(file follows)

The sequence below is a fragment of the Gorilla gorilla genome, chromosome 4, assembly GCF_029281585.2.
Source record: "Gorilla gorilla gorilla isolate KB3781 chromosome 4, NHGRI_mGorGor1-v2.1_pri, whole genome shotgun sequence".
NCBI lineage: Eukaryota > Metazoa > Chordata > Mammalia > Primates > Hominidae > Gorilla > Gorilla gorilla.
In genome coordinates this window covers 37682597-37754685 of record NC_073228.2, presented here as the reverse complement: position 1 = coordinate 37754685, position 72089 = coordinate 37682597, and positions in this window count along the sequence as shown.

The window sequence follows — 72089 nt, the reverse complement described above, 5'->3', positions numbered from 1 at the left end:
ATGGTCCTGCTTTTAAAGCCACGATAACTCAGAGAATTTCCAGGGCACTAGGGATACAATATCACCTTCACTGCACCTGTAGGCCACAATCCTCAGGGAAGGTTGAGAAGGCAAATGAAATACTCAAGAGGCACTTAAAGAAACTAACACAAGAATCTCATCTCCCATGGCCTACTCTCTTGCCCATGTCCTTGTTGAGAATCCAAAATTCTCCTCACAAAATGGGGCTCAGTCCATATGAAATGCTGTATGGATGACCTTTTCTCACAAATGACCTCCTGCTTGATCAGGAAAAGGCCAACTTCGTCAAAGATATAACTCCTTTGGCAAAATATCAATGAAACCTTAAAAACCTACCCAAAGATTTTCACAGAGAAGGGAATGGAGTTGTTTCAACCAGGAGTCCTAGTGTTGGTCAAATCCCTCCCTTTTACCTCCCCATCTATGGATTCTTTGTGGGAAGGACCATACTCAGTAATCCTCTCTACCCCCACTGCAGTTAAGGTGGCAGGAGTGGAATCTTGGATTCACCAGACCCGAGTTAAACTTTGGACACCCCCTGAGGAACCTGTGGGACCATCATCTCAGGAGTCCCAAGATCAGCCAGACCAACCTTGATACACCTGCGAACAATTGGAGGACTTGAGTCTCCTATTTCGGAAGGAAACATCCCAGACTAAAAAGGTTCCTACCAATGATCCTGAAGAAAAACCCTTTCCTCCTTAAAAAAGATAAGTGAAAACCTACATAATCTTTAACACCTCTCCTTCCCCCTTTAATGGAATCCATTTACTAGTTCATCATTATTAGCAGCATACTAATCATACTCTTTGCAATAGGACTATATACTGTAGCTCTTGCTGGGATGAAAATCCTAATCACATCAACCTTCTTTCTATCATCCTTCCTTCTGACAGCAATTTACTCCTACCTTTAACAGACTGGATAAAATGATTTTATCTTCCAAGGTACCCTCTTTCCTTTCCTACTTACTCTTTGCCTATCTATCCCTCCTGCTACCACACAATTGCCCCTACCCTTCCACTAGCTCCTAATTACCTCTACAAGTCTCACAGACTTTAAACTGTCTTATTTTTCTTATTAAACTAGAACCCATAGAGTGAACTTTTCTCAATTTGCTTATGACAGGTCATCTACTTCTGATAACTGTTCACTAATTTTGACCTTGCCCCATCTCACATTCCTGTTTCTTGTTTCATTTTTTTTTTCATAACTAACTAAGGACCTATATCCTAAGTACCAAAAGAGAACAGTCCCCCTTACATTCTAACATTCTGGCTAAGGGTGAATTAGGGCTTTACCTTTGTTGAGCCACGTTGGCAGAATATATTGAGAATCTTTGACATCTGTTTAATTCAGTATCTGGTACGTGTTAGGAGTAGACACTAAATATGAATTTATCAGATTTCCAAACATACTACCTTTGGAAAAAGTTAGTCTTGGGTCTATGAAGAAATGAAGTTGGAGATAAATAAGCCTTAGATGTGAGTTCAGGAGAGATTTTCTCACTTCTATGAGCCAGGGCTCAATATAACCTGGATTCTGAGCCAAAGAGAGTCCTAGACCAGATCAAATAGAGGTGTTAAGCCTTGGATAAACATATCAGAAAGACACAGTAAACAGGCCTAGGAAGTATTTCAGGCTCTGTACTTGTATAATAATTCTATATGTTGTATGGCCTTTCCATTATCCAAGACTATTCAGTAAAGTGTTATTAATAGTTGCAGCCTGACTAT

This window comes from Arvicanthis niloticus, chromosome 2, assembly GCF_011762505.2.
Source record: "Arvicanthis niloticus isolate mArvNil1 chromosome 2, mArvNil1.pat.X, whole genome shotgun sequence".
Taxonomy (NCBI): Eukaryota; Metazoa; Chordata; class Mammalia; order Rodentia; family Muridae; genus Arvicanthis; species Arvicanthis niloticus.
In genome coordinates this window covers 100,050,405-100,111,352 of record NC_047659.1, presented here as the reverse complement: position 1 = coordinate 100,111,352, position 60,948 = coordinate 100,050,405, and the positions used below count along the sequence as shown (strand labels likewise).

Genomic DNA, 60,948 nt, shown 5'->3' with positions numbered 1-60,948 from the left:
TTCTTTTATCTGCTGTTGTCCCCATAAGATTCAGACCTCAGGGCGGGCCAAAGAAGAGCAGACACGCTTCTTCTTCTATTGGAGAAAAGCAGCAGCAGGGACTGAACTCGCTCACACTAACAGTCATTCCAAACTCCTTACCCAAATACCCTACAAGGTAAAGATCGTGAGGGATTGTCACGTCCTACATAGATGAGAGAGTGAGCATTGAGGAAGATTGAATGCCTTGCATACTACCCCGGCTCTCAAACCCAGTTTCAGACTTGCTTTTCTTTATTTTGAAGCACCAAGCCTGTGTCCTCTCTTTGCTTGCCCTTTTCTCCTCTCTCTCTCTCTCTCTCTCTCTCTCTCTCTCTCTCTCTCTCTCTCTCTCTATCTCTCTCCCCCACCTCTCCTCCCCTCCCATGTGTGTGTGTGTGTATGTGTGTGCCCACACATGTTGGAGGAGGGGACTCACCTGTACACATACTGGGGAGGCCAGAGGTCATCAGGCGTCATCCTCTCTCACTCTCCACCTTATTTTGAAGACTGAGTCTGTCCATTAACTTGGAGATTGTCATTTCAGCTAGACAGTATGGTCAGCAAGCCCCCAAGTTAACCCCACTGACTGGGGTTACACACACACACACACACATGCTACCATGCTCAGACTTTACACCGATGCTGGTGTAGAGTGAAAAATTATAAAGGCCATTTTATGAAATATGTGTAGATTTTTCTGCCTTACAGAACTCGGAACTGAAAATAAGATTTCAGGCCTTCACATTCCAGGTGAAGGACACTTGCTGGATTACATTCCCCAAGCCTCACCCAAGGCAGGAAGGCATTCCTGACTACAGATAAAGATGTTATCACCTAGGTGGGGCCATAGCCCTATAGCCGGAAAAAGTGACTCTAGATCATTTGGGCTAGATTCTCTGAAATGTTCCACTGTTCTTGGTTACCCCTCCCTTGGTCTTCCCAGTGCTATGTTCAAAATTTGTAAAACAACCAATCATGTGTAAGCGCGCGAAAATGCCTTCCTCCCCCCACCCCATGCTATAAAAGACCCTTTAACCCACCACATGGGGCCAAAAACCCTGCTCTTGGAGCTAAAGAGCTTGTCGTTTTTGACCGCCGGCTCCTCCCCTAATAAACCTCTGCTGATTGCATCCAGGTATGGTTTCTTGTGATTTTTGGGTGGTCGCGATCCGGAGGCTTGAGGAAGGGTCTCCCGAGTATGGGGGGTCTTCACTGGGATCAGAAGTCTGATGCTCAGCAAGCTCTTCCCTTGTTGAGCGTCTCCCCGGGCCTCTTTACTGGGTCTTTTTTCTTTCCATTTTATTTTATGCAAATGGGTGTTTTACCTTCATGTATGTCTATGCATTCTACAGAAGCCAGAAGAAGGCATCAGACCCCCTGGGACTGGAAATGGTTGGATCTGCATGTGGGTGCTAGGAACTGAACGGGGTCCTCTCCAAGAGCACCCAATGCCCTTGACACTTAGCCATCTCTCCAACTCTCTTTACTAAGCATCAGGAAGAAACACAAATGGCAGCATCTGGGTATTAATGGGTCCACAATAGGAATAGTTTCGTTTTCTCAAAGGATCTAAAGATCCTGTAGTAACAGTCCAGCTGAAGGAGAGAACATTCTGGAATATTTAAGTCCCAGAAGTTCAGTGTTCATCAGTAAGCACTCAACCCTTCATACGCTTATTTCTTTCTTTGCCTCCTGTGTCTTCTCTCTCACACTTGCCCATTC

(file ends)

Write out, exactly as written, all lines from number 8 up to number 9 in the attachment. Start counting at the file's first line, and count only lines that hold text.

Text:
Source record: "Arvicanthis niloticus isolate mArvNil1 chromosome 2, mArvNil1.pat.X, whole genome shotgun sequence".
Taxonomy (NCBI): Eukaryota; Metazoa; Chordata; class Mammalia; order Rodentia; family Muridae; genus Arvicanthis; species Arvicanthis niloticus.